Environmental groups on P.E.I. will be keeping a close watch on whether and how an oil spill in Charlottetown might affect fish life and other marine organisms.
About 167 litres of fuel — roughly the size of a full bathtub — leaked from the MV Ancier into the harbour on Jan. 14. Nearby residents said they could smell a strong odour in the Hillsborough River, and could see an oily sheen on the ice and water.
In the following days, provincial environmental officers inspected an area inland from Charlottetown around the Mermaid area of the tidal estuary and were "confident there is no apparent risk to groundwater, shellfish resources or wildlife in the area."
The smell of fuel had lessened but the sheen remained trapped in the ice when the officers visited the Mermaid site again Monday, the province said in an email to CBC News.
"As the temperature continues to drop, new ice continues to form and ice rafting taking place," the province said. "As a result, the sheen can still be easily identified, and unfortunately with the cold, its breakdown/dispersal is very slow at this time."
The Canadian Coast Guard has told CBC News that Dyed Marine Gas Oil (MGO) was being loaded onto the ship from tanker trucks when the spill was noticed.
P.E.I. Watershed Alliance vice-chair Kris Hunter is concerned about the fuel spill's impact on aquatic life. (CBC/Zoom)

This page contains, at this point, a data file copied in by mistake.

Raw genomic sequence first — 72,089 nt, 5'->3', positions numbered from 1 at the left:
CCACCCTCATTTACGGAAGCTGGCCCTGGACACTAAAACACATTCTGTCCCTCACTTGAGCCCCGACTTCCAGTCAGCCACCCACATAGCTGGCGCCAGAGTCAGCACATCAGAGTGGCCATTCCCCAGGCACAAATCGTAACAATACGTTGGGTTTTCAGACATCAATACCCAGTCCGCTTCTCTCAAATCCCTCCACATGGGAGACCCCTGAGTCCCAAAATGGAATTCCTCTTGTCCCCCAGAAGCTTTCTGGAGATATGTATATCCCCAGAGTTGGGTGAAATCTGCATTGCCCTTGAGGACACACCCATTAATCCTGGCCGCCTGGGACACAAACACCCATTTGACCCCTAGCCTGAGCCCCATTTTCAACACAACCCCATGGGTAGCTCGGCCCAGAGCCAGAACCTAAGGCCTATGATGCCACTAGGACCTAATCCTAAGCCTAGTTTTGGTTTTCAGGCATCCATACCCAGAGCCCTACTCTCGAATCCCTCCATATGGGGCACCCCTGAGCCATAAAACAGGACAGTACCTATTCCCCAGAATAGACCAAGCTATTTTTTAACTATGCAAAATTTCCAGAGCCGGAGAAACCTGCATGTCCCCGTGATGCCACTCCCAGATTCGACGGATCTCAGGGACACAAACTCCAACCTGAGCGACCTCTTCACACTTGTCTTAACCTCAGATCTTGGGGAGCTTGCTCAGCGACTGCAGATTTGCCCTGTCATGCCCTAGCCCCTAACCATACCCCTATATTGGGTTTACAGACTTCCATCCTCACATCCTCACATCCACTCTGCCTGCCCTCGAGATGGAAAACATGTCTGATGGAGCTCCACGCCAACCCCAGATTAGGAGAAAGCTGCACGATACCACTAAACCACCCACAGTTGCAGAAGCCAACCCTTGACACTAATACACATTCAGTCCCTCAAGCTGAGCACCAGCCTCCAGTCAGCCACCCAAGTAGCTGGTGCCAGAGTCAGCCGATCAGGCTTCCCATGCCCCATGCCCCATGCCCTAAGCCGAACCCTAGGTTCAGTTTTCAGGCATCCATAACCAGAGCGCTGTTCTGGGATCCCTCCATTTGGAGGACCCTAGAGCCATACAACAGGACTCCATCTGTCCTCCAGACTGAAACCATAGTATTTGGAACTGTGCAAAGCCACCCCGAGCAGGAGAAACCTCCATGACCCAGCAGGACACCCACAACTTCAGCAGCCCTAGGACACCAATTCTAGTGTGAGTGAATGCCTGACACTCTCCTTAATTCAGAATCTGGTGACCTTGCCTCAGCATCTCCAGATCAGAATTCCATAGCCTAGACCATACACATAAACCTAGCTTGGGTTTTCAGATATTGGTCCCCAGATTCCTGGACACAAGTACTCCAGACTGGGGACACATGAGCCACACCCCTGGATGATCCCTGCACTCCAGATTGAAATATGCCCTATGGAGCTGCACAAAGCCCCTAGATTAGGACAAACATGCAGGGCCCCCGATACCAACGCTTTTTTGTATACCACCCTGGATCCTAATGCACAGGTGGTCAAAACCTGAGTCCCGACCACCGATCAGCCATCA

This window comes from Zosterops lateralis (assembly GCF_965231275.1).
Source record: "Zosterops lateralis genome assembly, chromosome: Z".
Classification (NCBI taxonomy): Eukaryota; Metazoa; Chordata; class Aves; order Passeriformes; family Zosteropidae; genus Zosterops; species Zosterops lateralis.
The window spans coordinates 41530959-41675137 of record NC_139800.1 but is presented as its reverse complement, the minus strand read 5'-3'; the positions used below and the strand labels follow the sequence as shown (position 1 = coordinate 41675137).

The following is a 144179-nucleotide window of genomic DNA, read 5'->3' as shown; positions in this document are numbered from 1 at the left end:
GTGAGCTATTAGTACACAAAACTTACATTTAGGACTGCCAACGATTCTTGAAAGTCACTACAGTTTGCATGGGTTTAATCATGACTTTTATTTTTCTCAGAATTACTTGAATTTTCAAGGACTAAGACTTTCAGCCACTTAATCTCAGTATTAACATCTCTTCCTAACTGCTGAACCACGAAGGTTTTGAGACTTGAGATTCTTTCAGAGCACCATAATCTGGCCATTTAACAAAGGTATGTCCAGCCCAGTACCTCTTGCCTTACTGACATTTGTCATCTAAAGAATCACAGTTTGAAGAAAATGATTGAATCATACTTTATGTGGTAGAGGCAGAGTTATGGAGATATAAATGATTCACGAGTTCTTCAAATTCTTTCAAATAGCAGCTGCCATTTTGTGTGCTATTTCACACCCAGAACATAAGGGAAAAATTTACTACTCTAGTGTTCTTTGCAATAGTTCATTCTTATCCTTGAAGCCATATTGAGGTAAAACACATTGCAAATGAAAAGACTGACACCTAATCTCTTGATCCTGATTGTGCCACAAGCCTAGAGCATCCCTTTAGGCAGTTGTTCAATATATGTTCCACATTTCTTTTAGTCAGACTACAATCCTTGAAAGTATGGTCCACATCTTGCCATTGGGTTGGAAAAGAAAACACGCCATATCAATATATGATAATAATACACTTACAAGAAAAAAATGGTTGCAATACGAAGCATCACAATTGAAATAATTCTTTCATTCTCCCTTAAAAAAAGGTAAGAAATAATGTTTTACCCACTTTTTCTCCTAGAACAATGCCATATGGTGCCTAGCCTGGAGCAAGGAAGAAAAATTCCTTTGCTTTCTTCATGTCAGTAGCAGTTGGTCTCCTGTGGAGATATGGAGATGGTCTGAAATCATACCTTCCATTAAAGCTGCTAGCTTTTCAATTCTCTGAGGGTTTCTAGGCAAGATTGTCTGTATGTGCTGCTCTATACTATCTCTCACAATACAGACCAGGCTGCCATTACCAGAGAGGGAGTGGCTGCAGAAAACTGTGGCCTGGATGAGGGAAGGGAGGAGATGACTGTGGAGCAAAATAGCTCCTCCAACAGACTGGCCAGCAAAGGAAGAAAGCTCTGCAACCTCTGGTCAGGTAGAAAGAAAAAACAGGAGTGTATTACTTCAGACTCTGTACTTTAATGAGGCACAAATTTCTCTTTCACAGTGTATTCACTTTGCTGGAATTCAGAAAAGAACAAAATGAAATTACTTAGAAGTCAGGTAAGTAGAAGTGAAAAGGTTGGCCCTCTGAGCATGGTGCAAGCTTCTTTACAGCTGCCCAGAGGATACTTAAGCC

Kris Hunter, the vice-chair of the P.E.I. Watershed Alliance, said a fuel spill of that size is never a good thing, and time will tell whether there is any impact on aquatic life.
"That's really what the concern would be… Are we going to see a disruption in the ecosystem of the Charlottetown harbour?"
The Canadian Coast Guard is investigating the spill, and will deal with any cleanup needed.
Ancier operated as ferry
The Ancier, built in 1973 and formerly known as Vacancier, was a cruise ship/car ferry that spen 17 years on a CTMA route between Montreal and the Magdalen Islands off northeastern Prince Edward Island.
It was then decommissioned before being sold in December.
We're on alert, watching for sort of any signs. — Kris Hunter, P.E.I. Watershed Alliance
When Transport Canada inspectors deem the vessel compliant with oil pollution prevention regulations, it will be allowed to leave Canada to travel to India, where it will be scrapped.
In the meantime, Hunter said the watershed alliances in the area will continue to monitor the situation closely.
"We're on alert, watching for sort of any signs — physical signs, just the sheen, or … dead fish or … dead organisms or anything like that."